Sportswear giant Nike surpassed analysts’ expectations to deliver a billion dollar performance last quarter.
Nike yesterday reported net income of US$1.1 billion, an increase of 32 per cent over the corresponding period in 2018, after strong sales performance by the company in the second quarter of its financial year ended November 30, 2019.
Revenue for the company increased 10 per cent to US$10.3 billion and was driven by growth in all its markets, Nike said.
Increased revenue coupled with a strong gross margin expansion, a lower tax rate and average share count resulted in earnings per share increased to $0.70, which surpassed analysts’ average predictions of $0.50.
Chairman, President and CEO of Nike, Mark Parker, said “Nike has proven again that innovation is our greatest competitive edge – turning athlete insights into breakthrough product and digital services, as we offer more choice to more consumers at an accelerated pace,” adding that “Our Nike team is fuelling our current momentum, and I’ve never been more optimistic about the future of this future.”
“As we deliver a relentless flow of innovation and scale Nike’s digital advantage, we are positioned for even greater competitive separation and long-term shareholder value creation.”– Executive Vice President and Chief Financial Officer at Nike, Andy Campion
Parker will set down from his posts in January 2020 and assume the role of executive chairman of the Board of Directors. Parker will be replaced by John Donahoe, former eBay CEO and member of Nike’s board.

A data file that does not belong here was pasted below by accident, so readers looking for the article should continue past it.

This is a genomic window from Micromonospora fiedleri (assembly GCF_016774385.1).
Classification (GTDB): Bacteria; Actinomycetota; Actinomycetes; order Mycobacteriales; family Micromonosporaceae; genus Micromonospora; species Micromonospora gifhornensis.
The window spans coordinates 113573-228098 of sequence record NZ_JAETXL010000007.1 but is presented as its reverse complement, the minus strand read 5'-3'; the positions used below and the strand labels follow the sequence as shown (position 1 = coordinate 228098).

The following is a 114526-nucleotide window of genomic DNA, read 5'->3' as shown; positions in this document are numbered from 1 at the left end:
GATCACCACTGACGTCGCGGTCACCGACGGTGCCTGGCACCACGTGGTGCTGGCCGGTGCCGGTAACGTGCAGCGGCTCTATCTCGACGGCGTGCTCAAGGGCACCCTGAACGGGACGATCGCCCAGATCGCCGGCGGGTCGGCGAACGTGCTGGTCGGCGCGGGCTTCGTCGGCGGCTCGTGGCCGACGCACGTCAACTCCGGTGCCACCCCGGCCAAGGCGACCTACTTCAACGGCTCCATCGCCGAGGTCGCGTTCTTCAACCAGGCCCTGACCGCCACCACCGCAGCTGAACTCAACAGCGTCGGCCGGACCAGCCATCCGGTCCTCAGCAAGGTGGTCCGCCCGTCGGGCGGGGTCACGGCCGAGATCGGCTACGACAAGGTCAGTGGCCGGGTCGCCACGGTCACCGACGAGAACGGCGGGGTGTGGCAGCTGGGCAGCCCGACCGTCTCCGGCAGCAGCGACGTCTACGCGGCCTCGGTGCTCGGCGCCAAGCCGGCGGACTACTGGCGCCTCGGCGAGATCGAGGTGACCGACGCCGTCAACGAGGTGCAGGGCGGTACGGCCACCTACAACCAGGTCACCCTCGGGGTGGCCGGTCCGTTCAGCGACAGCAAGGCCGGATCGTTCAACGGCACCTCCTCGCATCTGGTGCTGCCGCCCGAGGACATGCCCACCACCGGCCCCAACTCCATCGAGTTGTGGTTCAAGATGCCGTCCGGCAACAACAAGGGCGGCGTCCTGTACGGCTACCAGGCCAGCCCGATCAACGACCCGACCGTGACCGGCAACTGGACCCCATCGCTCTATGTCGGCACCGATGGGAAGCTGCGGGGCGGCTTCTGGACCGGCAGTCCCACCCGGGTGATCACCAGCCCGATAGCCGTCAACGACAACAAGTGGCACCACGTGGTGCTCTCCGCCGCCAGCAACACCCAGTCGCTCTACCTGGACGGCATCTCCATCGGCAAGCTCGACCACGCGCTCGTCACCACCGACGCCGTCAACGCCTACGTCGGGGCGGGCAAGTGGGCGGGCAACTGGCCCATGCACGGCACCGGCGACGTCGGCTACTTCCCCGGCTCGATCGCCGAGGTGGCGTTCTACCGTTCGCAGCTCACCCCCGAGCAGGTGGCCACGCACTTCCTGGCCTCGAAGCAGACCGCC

Individual brands turned in creditable performances as Nike improved 12 per cent to $9.8 billion while Converse revenues jumped to $480 million, a 15 per cent increase for the quarter.
Despite the positive growth, selling and administrative expenses increased to $3.3 billion, a six per cent jump, while operating overhead expense moved up nine per cent to $2.4 billion.
Executive Vice President and Chief Financial Officer at Nike, Andy Campion, said “As we deliver a relentless flow of innovation and scale Nike’s digital advantage, we are positioned for even greater competitive separation and long-term shareholder value creation.”
It was also reported that the company repurchased 10.1 million shares valued at approximately $922 million under a four-year, $15 billion programme approved by its Board.
So far, $2.9 billion has been spent to buy back 33.6 billion shares.
It hasn’t been all smooth sailing for the US-based company which closed its Oregon Project running programme in the state following suspension of coach Albert Salazar for doping violations. Shortly after, several runners, led by Mary Cain, said they were abused verbally and emotionally by the disgraced coach.